Intro to UCMA 3.0

A short time ago I was asked by a customer to write a Windows Service that could send Instant Messages to users through Lync. After a bunch of research and digging through MSDN, I decided to use UCMA 3.0 (which is not that latest version) and target Lync 2010.

But, one of the issues I ran into on the project, was that there was a ton of documentation and examples that I had to read through, before I could start. That’s fine, UCMA is a big complicated deal and it is good to have a firm grasp of what is going on. Sometimes, though, you just want to write some code. It turns out, it doesn’t take much to get started.

I’m going to give you a brief pseudo-code overview of how to get things rolling.

Before You Begin

You’re going to need a few things to get started.

  1. An environment with Lync Server 2010 (or 2013).
  2. The SIP address and Windows creds for a user you can send messages as.
  3. A copy of the UCMA 3.0 SDK installed.

Getting Started

Because UCMA is completely ansychronous, many of the examples I saw used a bunch of AutoResertEvents to control program flow. This probably makes the example for clear, but isn’t very useful when you are writing a production application. In reality, you’ll need to chain a bunch of async callbacks together, so I’ve laid out my examples like that.

In your project, you’ll need to add a reference to:

  • Microsoft.Rtc.Collaboration

When I wrote my first proof of concept, I put all of this logic into its own class, but you are free to do this however you want. Wherever the logic will live, you need to add a few things to the class file.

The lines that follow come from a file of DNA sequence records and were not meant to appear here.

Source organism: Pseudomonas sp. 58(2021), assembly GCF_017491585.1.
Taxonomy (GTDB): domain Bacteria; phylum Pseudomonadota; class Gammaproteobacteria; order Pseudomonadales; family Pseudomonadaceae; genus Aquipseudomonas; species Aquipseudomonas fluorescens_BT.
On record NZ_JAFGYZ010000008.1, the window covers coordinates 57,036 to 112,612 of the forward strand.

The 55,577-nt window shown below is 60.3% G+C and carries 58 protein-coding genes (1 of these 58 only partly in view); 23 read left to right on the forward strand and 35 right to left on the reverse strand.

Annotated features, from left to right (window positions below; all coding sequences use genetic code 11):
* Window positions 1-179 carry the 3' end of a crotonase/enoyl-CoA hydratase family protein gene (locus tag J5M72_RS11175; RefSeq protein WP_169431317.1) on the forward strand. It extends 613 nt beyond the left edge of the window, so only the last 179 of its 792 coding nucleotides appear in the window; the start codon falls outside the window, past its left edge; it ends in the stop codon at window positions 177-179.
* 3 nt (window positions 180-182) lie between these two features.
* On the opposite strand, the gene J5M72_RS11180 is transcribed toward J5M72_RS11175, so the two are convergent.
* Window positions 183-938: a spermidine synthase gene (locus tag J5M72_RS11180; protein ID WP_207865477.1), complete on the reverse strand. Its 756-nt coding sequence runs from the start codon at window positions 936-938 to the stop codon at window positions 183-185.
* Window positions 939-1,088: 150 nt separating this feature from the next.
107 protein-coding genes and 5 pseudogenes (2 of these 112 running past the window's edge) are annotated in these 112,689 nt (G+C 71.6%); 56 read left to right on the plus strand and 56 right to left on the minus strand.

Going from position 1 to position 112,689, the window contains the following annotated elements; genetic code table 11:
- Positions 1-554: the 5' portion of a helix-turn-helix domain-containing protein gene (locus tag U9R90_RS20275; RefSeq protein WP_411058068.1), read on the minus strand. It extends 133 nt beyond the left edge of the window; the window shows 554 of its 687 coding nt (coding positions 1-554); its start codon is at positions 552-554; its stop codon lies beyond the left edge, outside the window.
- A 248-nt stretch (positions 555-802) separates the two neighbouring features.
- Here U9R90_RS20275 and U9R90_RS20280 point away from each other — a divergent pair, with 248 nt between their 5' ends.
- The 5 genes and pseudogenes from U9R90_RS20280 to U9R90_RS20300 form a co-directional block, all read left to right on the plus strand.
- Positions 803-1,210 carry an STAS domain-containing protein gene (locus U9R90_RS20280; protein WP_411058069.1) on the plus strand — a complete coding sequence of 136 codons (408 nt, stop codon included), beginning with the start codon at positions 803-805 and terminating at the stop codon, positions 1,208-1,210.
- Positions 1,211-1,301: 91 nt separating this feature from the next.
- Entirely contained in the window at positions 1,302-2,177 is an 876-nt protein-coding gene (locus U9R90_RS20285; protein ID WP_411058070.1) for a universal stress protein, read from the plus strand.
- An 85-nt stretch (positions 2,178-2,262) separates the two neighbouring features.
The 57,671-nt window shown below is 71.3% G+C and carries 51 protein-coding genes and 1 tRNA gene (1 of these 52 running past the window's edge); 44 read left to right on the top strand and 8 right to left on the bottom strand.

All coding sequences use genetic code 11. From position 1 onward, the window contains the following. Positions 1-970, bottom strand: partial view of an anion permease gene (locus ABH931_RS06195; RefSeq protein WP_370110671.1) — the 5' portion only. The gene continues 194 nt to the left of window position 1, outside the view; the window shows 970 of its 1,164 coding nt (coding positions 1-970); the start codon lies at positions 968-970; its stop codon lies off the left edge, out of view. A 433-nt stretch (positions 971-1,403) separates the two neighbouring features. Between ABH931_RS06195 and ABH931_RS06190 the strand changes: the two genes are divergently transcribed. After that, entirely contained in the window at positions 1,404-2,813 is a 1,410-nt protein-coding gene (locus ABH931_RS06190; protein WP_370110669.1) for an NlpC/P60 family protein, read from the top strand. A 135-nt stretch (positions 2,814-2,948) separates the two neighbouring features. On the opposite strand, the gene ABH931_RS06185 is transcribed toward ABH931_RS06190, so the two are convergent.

Using statements:

  • Microsoft.Rtc.Collaboration
  • Microsoft.Rtc.Signalling

Member variable:

  • Private UserEndpoint

Once you’ve gotten to this point, you are ready to start. The first thing you have to do is write the code to connect to Lync Server. This is pretty straight forward, I’ve started the chain in a method called… “Connect.”


You should note that this is pseudo-code, but this gist of it is there. For the UserEndpointSettings, you are going to need a SIP address, the FQDN of the Lync Server and you’ll need to set the Credentials property. I’ve also left out the “try…catch” statements, but each “End” call can fail for a variety of reasons (like the Lync Server is unavailable) and should be wrapped.

Once this is done, you are connected and ready to send messages (or do whatever else you want). You’ll have to track somewhere that you are connected, I set a Boolean to true and raised an event so that my calling code knew things were ready.

Here is how you would send a message:


You’ll notice there are two event handlers in there, that I’ve colored green. Welcome to UCMA. To being the process of sending a message, you first have to establish a call. Once the call established, the event for Flow Configuration will fire. The Flow class is what handles the messages that “flow” back and forth. In the configuration event, you need to bind to the StateChanged event. This will tell you lots about the connection, but in this example we are just waiting for the “flow” to become active.

Once the “flow” is active, we can send the actual instant message. Notice how the message was stored in the Call’s ApplicationContext in the first method. ApplicationContext is an object, and can be used to store whatever you need. In my production app, this actually held a class with a bunch of information about the call (overall status, any errors, original message, etc.).

And… there you go. That’s the basics for how to send a message using UCMA 3.0.

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